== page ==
Warriors of Art

Warriors of Art: A Guide to Contemporary Japanese Artists
by Yumi Yamaguch
published by Kodansha International, distributed by Bookwise International
RRP $49.95

Perhaps the most surprising aspect of this elegantly presented survey is that much of the artwork seems startlingly familiar. Certainly part of this familiarity might come about through the Yankeephile integration of Western tropes into Japanese life but it is notable, nevertheless, how pervasive an impact contemporary Japanese aesthetics have had on our popular culture. From Astro Boy to the Mario Brothers, from Hello Kitty to yamato-e, the markers of Japanese style have become globalised and commodified — and thus, sadly, sometimes made quotidian to the point of dullness.

This book, if nothing else, can inspire new reflections on just this dilemma. How can Japanese artists continue to work in styles that have been so objectionably hijacked and exploited by consumerism? Of course, some dodge the quandary by taking their own idiosyncratic path but, as this book attests, most choose to tackle the matter head on.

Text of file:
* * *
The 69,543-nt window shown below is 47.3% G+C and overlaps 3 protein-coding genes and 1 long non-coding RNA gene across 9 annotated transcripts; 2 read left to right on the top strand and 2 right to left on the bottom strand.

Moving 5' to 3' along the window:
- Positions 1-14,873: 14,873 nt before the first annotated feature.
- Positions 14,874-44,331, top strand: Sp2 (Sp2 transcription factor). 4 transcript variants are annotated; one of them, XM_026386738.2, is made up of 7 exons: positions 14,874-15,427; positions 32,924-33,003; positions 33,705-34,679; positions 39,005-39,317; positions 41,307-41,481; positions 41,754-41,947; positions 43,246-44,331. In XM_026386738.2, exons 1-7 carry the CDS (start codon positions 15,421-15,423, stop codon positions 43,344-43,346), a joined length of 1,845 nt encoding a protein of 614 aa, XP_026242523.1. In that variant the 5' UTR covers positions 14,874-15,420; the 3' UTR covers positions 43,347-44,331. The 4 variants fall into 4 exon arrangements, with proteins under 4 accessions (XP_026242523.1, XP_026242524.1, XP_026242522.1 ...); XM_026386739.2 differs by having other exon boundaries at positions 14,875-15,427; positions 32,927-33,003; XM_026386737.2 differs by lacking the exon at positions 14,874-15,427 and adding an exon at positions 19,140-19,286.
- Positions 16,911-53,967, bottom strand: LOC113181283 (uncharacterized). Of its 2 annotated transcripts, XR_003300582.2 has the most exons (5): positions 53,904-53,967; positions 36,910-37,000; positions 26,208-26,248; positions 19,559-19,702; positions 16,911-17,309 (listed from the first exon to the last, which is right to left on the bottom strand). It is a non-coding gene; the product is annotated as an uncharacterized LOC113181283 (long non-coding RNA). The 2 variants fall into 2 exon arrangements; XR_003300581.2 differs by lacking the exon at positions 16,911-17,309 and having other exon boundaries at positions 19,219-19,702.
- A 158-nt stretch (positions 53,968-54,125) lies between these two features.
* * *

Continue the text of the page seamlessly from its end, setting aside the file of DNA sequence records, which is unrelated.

Takashi Murakami is probably the most famed of the artists on display. His delightful fancies look like Walt Disney had a big weekend with some Japanese dadaists. More accurately, his meticulously detailed and highly complex works take manga and anime and churn them into high art. He also designed the multi-coloured patterning on Louis Vuitton bags, which is either the most inspired cross-promotion since Warhol’s soup cans or a grievous error of judgment for both parties. Murakami writes with fervour of the superflat culture of Japan — the facile and hollow imagery of materialism — and his artwork, it seems, works to further flatten, with ironic glee, the icons of manga that so pervade.

Taking a stab at the pornographic arm of manga, known as hentai in the West, are artists Makato Aida and Mahomi Kunikata, who draw on two of the extremes of the genre: sadomasochism and pedophilia, respectively. Kunikata’s deliberately naive pictures of self-abusing school girls is both an indictment of lurid eroticism and a disarmingly affecting work of empathy for the clearly confused subjects. Kunikata also added her faux-porn to pieces of sushi, creating small pieces of indigestible sexploitation out of raw fish.

There are forty artists represented in Warriors of Art. Each one allowed several examples of their work and provided with a concise blurb by the author. Though hardly an exhaustive tome, it offers a tantalising glimpse at the best new artists to come out of Japan in the last few years. Whet your appetite.